Dupilumab in the Treatment of Dyshidrosis: A Report of Two Cases
March 2018 | Volume 17 | Issue 3 | Case Reports | 355 | Copyright © March 2018
Gillian K. Weston MD,a Jette Hooper,b Bruce E. Strober MD PhDa
aUniversity of Connecticut, Farmington, CT bFrank H Netter MD School of Medicine, Quinnipiac University, Hamden, CT
Dupilumab (Dupixent, Regeneron Pharmaceuticals and Sanofi Genzyme) is a novel biologic medication recently approved by the FDA for the treatment of moderate-to-severe atopic dermatitis in adults who have not achieved adequate control with topical medications. Dyshidrotic eczema is a distinct entity, often considered on the spectrum of atopic dermatitis, that primarily effects the palms and soles; it is often associated with considerable morbidity yet is frequently challenging to treat. We report two cases of recalcitrant dyshidrotic eczema treated successfully with dupilumab at standard dosing. Further studies to establish the efficacy of dupilumab in the treatment of dyshidrosis are warranted.
J Drugs Dermatol. 2018;17(3):355-356.
Dupilumab (Dupixent, Regeneron Pharmaceuticals and Sanofi Genzyme) is a novel agent approved by the FDA in March 2017 for the treatment of adults with moderate-to-severe atopic dermatitis (AD) not adequately controlled by topical medications.1 Through its action as a monoclonal antibody targeting the alpha subunit of the interleukin-4 receptor (IL-4Ra), it inhibits the biologic effects of both interleukin-4 (IL-4) and interleukin-13 (IL-13), which contribute to the inflammation seen in patients with atopic dermatitis. Dyshidrotic eczema is a distinct entity, alternatively called hand eczema, dyshidrosis or pompholyx, which often affects the hands and feet and is characterized by recurrent pruritic and painful erythematous papules and vesicles followed by peeling, scaling, and fissuring of the skin. Moderate-to-severe disease is debilitating, and treatment is often challenging. We report two cases of recalcitrant dyshidrotic eczema managed successfully with dupilumab.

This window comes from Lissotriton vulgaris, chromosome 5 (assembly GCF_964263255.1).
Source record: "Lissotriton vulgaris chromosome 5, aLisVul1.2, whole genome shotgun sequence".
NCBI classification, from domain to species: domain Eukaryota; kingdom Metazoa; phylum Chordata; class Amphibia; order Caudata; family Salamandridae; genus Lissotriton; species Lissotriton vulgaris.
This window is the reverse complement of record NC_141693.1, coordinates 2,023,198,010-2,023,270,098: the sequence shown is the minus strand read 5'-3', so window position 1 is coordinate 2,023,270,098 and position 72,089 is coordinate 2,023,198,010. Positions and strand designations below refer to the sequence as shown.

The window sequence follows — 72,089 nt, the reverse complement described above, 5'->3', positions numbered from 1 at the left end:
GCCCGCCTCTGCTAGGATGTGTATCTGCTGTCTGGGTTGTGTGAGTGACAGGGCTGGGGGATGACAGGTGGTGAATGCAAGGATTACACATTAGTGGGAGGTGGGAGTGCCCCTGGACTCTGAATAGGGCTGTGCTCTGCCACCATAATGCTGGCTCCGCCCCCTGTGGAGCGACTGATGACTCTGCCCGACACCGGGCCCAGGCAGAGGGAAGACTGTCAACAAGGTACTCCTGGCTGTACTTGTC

A 63-year-old male presented with severe hand dermatitis. His past medical history was significant for asthma, seasonal allergies, osteoarthritis, and hypertension, although he denied a history of childhood AD. He worked as a mechanic and his dermatitis was a significant professional hindrance. Between 2006 and 2017, he was treated with minimal success using high potency topical corticosteroids, emollients, narrow band ultraviolet B phototherapy, psoralen-ultraviolet A therapy (PUVA), excimer laser, multiple courses of systemic corticosteroids, apremilast, and both oral and subcutaneous methotrexate. Many of these treatments provided minimal or short-lived relief, while others were discontinued due to intolerable side effects. Additionally, he underwent patch-testing which failed to reveal significant sensitivity to any potential contact allergen. The patient presented to our clinic with symmetric, confluent hyperkeratotic erythematous plaques on the palms, with multiple deep fissures, worst at the fingertips. No other cutaneous surface was involved. He was started on dupilumab with an initial loading dose of 600 mg followed by 300 mg every other week, thereafter. After 8 weeks, his condition had nearly resolved. His hands were devoid of erythema and displayed only slight linear scale on the finger pads at the sites of previous fissures. Subjectively, the patient enthusiastically reported a near normalization of his quality of life.CASE 2A 37-year-old male with no significant past medical history presented to our clinic with uncontrolled dyshidrotic eczema. Bilaterally, his palms and soles displayed hyperkeratotic and erythematous plaques studded with many vesicles and fissures. No other cutaneous surface was involved. He related significant pruritus and pain and denied a history of childhood AD. He was initially unsuccessfully treated with PUVA, and over several years was managed without success using efalizumab, etanercept, adalimumab, apremilast, and ixekizumab (all at standard psoriasis dosing). Further, subcutaneous methotrexate up to 20 mg weekly and mycophenolate mofetil were unsuccessful. Finally, cyclosporine at 4 mg/kg per day was effective at normalizing the condition. However, as a means to discontinue cyclosporine, dupilumab was introduced with an initial dose of 600 mg followed by 300 mg every other week. After 4 months of continuous therapy and the full discontinuation of cyclosporine, the patient displayed palms and soles completely free of disease and a normal quality of life.